Our Founder's Story
"My name is Laura Riley and I am the founder of Mums In Need (MIN). Before MIN, I worked as a health care professional in mental health, and I am still a registered nurse and very occasionally practice. Now I run a charity to help mothers who have been where I once was.
"I was in an abusive relationship when I was 26. I met a man who seemed kind, charming, funny and very caring, and I fell in love. But then I became pregnant and cracks began to appear in the relationship. He manipulated our financial situation so that I was paying all the rent and he gradually started to isolate me from my friends and family. Friends stopped coming round because he would make it obvious they weren’t welcome in our home; he’d make snide comments about them or humiliate me so they felt uncomfortable being with us.
"As the pregnancy progressed, my ex manipulated our relationship so I was to blame for everything that went wrong – his usual reason for this was that I was 'hormonal'. One day, I found a hole in a door which had been covered up by a poster. His daughter from a previous relationship told me that he had punched a hole in the wall during one of his rages. It was then that I realised he had serious anger issues. He started going out and would drive back steaming drunk. He would borrow my car, get parking tickets then refuse to pay. He would tell me to write him blank cheques so he could make payments to whoever he wanted. I stupidly allowed him access to my bank account and he ran up a huge overdraft, which he then refused to pay back. When we argued, I was always in the wrong and he would never accept my point of view.
"When my son arrived, I tried to play happy families, but his bullying began to escalate further. He took money from my son’s bank account and refused to replace it. He used to shout and swear at me, standing millimetres from my face. I felt intimidated and scared on a daily basis.
"When my son was one and I stopped breastfeeding, he asked me to leave. His intention was to take me to court and gain custody of our son. Although relieved to finally be out of the relationship, I was terrified about going to court and battling with him. He’d already been to court with his ex-partner and the process had lasted 11 years.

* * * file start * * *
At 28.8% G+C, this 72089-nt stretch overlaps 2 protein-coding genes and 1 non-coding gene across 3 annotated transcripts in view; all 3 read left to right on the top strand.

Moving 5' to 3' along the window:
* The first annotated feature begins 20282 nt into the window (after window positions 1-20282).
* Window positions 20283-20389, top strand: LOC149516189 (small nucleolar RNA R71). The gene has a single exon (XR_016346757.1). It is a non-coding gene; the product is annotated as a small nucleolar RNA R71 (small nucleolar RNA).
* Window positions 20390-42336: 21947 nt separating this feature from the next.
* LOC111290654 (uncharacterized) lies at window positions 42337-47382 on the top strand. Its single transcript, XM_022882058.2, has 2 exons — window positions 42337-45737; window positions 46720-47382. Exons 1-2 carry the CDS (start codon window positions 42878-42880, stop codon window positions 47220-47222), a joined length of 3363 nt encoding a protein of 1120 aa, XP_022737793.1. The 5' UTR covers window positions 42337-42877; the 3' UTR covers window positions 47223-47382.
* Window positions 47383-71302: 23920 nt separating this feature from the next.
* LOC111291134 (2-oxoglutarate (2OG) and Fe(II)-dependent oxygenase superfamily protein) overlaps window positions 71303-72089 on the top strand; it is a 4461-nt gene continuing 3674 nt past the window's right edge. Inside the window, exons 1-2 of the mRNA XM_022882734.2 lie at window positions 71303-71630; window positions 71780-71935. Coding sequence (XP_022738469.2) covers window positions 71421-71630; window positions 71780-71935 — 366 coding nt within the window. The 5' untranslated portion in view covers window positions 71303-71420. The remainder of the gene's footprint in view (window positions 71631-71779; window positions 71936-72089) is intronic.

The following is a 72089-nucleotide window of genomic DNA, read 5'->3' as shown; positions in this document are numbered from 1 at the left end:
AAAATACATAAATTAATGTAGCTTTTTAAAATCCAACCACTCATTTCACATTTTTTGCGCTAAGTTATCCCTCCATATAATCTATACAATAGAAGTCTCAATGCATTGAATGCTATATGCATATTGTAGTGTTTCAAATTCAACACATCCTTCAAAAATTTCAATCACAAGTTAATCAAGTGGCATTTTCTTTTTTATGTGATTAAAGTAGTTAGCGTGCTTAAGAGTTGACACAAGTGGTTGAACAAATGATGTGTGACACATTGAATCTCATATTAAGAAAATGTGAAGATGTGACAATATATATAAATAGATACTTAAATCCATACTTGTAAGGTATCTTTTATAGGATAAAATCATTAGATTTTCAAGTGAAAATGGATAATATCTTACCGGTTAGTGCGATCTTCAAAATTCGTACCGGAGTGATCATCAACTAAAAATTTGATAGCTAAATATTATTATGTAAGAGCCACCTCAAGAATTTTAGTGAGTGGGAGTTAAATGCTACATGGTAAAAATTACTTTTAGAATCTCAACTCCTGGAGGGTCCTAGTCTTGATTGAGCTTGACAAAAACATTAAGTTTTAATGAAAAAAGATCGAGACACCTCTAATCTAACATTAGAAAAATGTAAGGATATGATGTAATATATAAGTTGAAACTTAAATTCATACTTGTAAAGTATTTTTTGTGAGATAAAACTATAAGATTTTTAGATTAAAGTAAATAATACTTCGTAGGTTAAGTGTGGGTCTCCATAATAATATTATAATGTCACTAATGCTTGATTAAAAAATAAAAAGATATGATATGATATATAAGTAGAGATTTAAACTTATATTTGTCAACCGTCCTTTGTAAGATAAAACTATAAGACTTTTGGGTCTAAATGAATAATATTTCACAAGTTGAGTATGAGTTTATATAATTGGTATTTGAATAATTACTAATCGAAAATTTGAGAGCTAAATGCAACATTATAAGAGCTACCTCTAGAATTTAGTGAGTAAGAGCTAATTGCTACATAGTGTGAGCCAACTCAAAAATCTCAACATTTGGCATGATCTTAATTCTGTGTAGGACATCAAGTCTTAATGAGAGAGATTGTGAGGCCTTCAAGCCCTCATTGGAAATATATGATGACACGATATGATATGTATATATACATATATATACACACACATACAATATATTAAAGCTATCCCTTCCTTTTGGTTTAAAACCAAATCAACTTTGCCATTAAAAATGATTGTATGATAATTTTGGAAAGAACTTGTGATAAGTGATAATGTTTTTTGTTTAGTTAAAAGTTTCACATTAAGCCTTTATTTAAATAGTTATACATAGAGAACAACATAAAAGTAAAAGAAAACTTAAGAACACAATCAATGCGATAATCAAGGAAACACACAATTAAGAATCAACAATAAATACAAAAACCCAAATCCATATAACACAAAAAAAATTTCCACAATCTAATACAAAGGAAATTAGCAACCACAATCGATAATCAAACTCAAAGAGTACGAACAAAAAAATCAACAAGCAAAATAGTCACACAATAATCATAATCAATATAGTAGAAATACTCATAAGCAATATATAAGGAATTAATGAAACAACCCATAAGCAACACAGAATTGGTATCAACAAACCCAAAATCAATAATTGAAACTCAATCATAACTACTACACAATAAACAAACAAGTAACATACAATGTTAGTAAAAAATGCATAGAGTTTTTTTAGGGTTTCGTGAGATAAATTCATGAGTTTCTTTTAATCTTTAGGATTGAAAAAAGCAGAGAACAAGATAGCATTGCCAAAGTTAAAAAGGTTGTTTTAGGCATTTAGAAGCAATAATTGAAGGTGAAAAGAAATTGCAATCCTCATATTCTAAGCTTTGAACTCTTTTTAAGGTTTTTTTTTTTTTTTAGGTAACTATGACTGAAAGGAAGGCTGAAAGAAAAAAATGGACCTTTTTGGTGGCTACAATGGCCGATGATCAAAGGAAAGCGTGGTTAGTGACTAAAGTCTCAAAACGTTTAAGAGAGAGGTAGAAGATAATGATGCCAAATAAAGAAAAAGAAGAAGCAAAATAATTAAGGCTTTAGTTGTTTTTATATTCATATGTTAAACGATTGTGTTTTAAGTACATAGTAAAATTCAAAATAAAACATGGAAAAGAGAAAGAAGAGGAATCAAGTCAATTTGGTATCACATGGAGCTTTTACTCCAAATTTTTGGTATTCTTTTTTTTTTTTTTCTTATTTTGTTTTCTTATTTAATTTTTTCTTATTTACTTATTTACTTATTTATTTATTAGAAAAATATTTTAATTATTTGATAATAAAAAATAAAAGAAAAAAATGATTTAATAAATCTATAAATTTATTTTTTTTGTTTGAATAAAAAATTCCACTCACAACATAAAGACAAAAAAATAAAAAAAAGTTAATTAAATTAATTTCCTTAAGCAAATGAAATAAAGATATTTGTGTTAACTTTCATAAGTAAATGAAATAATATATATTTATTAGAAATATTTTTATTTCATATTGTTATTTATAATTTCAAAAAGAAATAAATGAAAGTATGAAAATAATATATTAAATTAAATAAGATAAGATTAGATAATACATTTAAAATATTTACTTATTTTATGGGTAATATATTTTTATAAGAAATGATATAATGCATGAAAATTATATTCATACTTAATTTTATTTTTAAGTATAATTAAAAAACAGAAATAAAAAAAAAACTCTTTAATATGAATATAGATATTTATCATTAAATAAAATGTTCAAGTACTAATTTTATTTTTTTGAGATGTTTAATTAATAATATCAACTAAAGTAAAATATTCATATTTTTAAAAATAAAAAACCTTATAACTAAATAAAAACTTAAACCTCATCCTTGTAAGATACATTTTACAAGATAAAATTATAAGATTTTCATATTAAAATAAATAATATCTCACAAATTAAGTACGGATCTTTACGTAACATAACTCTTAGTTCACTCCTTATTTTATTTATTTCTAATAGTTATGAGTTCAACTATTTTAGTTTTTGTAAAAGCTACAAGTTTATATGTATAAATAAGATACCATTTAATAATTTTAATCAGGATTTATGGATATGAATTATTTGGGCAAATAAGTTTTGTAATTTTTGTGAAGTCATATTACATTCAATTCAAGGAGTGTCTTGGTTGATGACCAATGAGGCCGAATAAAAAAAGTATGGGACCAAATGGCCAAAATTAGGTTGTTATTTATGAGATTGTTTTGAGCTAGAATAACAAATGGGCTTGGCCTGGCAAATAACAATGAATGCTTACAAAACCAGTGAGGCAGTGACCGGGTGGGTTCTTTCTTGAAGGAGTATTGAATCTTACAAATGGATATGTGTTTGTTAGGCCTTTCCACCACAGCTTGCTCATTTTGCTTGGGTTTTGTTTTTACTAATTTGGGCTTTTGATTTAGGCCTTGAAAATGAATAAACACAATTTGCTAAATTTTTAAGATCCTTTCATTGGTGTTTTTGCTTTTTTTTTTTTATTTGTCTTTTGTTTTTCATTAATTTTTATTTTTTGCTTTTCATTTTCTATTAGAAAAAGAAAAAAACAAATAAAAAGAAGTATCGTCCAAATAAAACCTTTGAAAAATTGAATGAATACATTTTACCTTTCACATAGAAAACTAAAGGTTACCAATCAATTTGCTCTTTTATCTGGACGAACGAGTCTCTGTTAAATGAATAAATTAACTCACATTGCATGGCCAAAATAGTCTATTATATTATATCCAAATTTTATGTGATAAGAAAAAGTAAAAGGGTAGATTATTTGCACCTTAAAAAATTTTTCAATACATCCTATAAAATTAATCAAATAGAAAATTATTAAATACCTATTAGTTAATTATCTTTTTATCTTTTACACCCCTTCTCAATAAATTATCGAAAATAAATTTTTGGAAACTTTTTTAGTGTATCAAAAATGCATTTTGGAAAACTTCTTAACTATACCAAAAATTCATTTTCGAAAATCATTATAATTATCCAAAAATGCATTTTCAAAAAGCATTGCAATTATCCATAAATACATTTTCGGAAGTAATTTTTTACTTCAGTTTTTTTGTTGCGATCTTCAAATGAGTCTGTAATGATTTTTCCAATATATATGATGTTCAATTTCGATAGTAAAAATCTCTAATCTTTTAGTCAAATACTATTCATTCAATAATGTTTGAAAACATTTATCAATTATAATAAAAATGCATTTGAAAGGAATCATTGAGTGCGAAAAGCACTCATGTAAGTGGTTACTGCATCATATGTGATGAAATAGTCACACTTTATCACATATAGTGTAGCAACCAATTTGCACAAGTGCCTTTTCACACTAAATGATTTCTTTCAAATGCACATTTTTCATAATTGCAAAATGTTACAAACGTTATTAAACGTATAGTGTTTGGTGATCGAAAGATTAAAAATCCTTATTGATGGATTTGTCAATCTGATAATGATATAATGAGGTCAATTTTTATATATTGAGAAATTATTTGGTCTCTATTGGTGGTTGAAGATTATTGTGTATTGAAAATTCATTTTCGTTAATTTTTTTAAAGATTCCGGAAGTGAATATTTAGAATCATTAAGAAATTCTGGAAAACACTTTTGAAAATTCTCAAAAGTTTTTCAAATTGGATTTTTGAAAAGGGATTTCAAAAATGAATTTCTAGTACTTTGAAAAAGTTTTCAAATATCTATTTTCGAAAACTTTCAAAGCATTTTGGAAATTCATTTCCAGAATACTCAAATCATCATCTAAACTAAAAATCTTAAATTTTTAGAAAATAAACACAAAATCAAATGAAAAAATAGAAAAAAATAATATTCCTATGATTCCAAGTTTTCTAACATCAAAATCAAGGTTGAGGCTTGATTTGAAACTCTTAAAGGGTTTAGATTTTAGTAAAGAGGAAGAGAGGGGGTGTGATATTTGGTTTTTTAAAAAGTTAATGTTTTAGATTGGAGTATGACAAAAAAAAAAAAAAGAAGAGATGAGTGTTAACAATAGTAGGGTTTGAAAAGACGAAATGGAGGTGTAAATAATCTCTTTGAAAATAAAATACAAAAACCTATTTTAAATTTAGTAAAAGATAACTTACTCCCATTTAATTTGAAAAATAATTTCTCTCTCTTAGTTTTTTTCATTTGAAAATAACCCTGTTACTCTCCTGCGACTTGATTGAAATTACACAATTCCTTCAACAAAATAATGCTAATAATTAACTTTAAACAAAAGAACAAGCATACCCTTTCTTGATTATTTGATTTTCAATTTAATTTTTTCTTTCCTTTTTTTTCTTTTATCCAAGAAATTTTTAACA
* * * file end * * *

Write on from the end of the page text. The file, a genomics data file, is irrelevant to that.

"At the beginning of the split, we set up an arrangement for our son almost immediately. My ex was to have him while I worked three days a week and I was to have him the remainder of the time. But the problems began within weeks. I would go to collect my son and he wouldn’t be home. He would switch his phone off and I wouldn’t know where my son was. This happened on multiple occasions. The nursery would call me to ask where my son was because my ex would simply refuse to take him there. He began harassing me for money and making demands that I pay his bills even though I was no longer living in his flat. Whenever we had contact, he became hostile and aggressive. He would shout abuse at me over the phone and throw things around the house in anger.
"I was terrified he would take out his anger on our son – a side of him I had seen when we were together. Eventually, I told him I would keep my son with me until he could sort out his anger problems, and at this point he threatened to burn my house down. I went to the police, but other than giving me a reference number, they didn’t take the matter further.
"An arduous legal battle ensued in which I found myself completely unsupported by the legal system. The fact that he was an emotional abuser wasn’t recognised by the courts, and each week I found myself handing over my son into a home situation that was potentially unsafe for him. On one occasion, a neighbour informed me that there had been an incident at his home and the police had removed his daughter from there for her own safety. I had no idea what had happened and was terrified about leaving my son with him when I didn’t know what the police were accusing him of. I sought legal advice from my solicitor who advised me I would still have to hand my son over regardless.
"I felt I wasn’t listened to and that my child’s safety and emotional needs weren’t being met. I felt completely alone and unsupported by the legal structures that were supposedly in place to protect me and my child. During this time, I felt I was merely surviving and I was scared my life would be like this forever. I underwent an immense amount of stress, loss of money and mental anguish as a result. I wanted to do the right thing and to try and achieve the best possible outcome for my son, so I kept to my side of the arrangement and allowed my son to have contact with his father, despite my fears.
"The original court case began in 2009 and ended in 2011. Unfortunately, due to physical and emotional safety concerns that I had, the matter returned to court in 2013. It stopped and then started again in 2015 and lasted for a year. It took me some time to accept that I had to go through the family courts again, but I have now learnt to accept that no matter how hard things get and how difficult the battle is, it is worth fighting for the safety of our children.
"It’s been incredibly difficult- but I have been able to rebuild my life and am now in a good place. I am married to a very loving, caring man, who has supported me 100% in setting up Mums In Need. Now that I’ve come through this, I feel so strongly about supporting others who have been through similar and to give them the help that I never got but so desperately needed”
You can find out more about how Laura set up Mums In Need from this Unison article.
In 2019, Laura was nominated for Stylist's Remarkable Woman of the Year Award. You can read more about this here.